He said that Eric Schmidt, executive chairman of Google, advises that in order to protect data privacy people should encrypt everything, but that this isn’t done because it’s simply not that easy to encrypt and share on the internet.

“We believe we have a game changing technology; however, our customers need solutions,” said Poon. “We listen and we act. We have hired ex-bankers and IT staff to use our technology to address security issues.”

That said, the pitch was otherwise short on detail.

Sushil Salujua, a senior managing director at Accenture and sponsor of the program, said financial technology was something that catches the essence of finance and capital market services. “It is driven by consumer needs. The technology is available now and the need is now,” he told the audience.

Advanced Merchant Payments (AMP), which enables banks and other business service providers to deploy “alternative lending” technologies for the benefit of small business customers, said that during the course of the event it had secured US$5 million from SBT Venture Capital.

“The funds will be used to scale and further internationalise the business, build out the underlying technology, and reach new partners for AMP’s innovative loan origination and automated portfolio management platform,” said Tom DeLuca, chief executive of AMP, which has operations in Hong Kong, Singapore, the Philippines and the UK.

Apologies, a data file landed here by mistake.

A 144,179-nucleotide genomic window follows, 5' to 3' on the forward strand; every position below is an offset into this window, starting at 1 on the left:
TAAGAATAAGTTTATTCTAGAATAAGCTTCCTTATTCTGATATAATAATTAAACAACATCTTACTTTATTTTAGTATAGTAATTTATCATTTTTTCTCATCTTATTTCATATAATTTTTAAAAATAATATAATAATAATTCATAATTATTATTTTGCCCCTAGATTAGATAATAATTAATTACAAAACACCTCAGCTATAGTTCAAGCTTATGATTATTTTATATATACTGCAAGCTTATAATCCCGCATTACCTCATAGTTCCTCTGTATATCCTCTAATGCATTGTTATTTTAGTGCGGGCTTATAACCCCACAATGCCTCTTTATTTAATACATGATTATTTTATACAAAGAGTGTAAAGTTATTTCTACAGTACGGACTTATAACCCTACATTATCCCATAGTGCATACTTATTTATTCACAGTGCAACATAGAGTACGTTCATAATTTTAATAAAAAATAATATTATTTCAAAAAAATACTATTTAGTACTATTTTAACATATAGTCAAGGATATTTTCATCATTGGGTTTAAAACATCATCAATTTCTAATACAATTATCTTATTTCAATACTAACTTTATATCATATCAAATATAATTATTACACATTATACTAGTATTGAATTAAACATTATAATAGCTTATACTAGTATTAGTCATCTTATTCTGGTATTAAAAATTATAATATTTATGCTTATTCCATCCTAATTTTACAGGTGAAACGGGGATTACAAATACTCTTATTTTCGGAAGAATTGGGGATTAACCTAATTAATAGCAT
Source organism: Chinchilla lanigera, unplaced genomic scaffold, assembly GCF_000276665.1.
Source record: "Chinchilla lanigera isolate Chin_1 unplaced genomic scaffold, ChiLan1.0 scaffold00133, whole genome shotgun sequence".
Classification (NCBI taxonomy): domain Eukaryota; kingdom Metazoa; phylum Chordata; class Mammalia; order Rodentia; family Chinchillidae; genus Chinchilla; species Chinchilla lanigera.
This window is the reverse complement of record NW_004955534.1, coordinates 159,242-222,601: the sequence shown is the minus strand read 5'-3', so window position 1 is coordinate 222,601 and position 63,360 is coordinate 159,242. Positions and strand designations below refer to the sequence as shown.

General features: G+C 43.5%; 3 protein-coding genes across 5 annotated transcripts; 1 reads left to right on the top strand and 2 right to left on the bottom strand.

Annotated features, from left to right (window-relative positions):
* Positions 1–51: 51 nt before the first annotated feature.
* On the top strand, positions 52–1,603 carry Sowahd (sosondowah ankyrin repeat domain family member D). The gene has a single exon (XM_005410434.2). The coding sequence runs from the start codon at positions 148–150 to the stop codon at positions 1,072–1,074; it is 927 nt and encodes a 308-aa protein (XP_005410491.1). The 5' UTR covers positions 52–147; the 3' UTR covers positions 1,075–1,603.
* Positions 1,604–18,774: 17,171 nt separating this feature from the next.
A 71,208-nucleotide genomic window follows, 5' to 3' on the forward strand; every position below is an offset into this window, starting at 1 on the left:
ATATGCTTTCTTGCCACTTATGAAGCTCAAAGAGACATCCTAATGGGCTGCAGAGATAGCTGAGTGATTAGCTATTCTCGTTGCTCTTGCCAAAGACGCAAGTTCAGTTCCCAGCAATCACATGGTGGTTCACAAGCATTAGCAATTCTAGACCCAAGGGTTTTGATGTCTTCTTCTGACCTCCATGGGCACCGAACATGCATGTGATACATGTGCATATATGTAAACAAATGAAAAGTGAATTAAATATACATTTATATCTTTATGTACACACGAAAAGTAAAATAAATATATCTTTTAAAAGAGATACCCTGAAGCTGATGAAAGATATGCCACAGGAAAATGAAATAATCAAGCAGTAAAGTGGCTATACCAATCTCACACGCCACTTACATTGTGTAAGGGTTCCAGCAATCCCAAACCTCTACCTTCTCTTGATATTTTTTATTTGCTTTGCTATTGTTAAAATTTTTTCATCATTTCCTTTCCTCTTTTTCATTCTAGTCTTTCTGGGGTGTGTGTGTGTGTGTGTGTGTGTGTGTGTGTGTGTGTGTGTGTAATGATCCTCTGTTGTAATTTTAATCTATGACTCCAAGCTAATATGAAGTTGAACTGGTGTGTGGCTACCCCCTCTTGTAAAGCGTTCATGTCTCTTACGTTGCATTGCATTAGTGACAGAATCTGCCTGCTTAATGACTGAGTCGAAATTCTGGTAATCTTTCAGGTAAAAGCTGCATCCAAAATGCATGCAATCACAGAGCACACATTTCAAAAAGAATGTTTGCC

Also pitching was FinSuite, a Melbourne-based company that is just over four years old and already boasts NAB, Macquarie, ANZ and Westpac as clients, helping them to cut the cost and time required to analyse financials on loan applications. Founded by former bankers, and originally self-funded, FinSuite was on the prowl for cash. “Look what we’ve done so far with a few people; think what we could do with more people,” said Bart Jesman, the company's chief executive.

New York, London, Hong Kong

The FinTech Innovation Lab Asia-Pacific is modeled on a program co-founded by Accenture and the Partnership Fund for New York City in 2010. The New York Lab’s 24 participating companies have raised almost $80 million in venture financing after taking part. One participant was acquired for $175 million. 

In 2012, Accenture and 12 banks in London launched the FinTech Innovation Lab London. The majority of participants went on to sign deals with banks and collectively have raised $10 million in new financing since participating.

In July, Accenture then called for applicants in Asia-Pacific, receiving about 100 applications from 20 countries.

“We recognised that Asia-Pacific should be leading the way in innovation,” said Beat Monnerat, senior managing director and head of financial services for Asia-Pacific for Accenture. “We have start-ups here, we have diverse banking needs across the region and we should be developing the solutions here, not importing them from abroad.”

After all, Alibaba was a start-up 15 years ago. And look what happened.